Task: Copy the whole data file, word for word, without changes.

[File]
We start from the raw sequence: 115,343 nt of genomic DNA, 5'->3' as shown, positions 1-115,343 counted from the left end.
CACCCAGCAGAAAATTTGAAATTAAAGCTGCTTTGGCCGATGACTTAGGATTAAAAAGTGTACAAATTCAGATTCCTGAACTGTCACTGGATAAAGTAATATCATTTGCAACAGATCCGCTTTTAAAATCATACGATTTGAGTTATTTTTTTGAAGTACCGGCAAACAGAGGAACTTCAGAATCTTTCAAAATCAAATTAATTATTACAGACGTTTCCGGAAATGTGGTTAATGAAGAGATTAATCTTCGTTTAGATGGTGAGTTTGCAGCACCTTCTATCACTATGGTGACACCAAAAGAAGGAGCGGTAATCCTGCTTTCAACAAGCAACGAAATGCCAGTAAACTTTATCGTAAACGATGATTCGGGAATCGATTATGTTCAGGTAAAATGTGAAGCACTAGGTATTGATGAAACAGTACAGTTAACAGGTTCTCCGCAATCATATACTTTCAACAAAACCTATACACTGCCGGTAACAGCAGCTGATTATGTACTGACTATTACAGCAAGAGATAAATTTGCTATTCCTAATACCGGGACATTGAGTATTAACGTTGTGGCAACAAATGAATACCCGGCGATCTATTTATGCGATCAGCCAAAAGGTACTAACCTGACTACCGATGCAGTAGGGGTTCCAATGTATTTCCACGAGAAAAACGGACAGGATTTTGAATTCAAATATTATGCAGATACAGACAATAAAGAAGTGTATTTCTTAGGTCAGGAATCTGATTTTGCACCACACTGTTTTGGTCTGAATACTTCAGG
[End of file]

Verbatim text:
We start from the raw sequence: 115,343 nt of genomic DNA, 5'->3' as shown, positions 1-115,343 counted from the left end.
CACCCAGCAGAAAATTTGAAATTAAAGCTGCTTTGGCCGATGACTTAGGATTAAAAAGTGTACAAATTCAGATTCCTGAACTGTCACTGGATAAAGTAATATCATTTGCAACAGATCCGCTTTTAAAATCATACGATTTGAGTTATTTTTTTGAAGTACCGGCAAACAGAGGAACTTCAGAATCTTTCAAAATCAAATTAATTATTACAGACGTTTCCGGAAATGTGGTTAATGAAGAGATTAATCTTCGTTTAGATGGTGAGTTTGCAGCACCTTCTATCACTATGGTGACACCAAAAGAAGGAGCGGTAATCCTGCTTTCAACAAGCAACGAAATGCCAGTAAACTTTATCGTAAACGATGATTCGGGAATCGATTATGTTCAGGTAAAATGTGAAGCACTAGGTATTGATGAAACAGTACAGTTAACAGGTTCTCCGCAATCATATACTTTCAACAAAACCTATACACTGCCGGTAACAGCAGCTGATTATGTACTGACTATTACAGCAAGAGATAAATTTGCTATTCCTAATACCGGGACATTGAGTATTAACGTTGTGGCAACAAATGAATACCCGGCGATCTATTTATGCGATCAGCCAAAAGGTACTAACCTGACTACCGATGCAGTAGGGGTTCCAATGTATTTCCACGAGAAAAACGGACAGGATTTTGAATTCAAATATTATGCAGATACAGACAATAAAGAAGTGTATTTCTTAGGTCAGGAATCTGATTTTGCACCACACTGTTTTGGTCTGAATACTTCAGG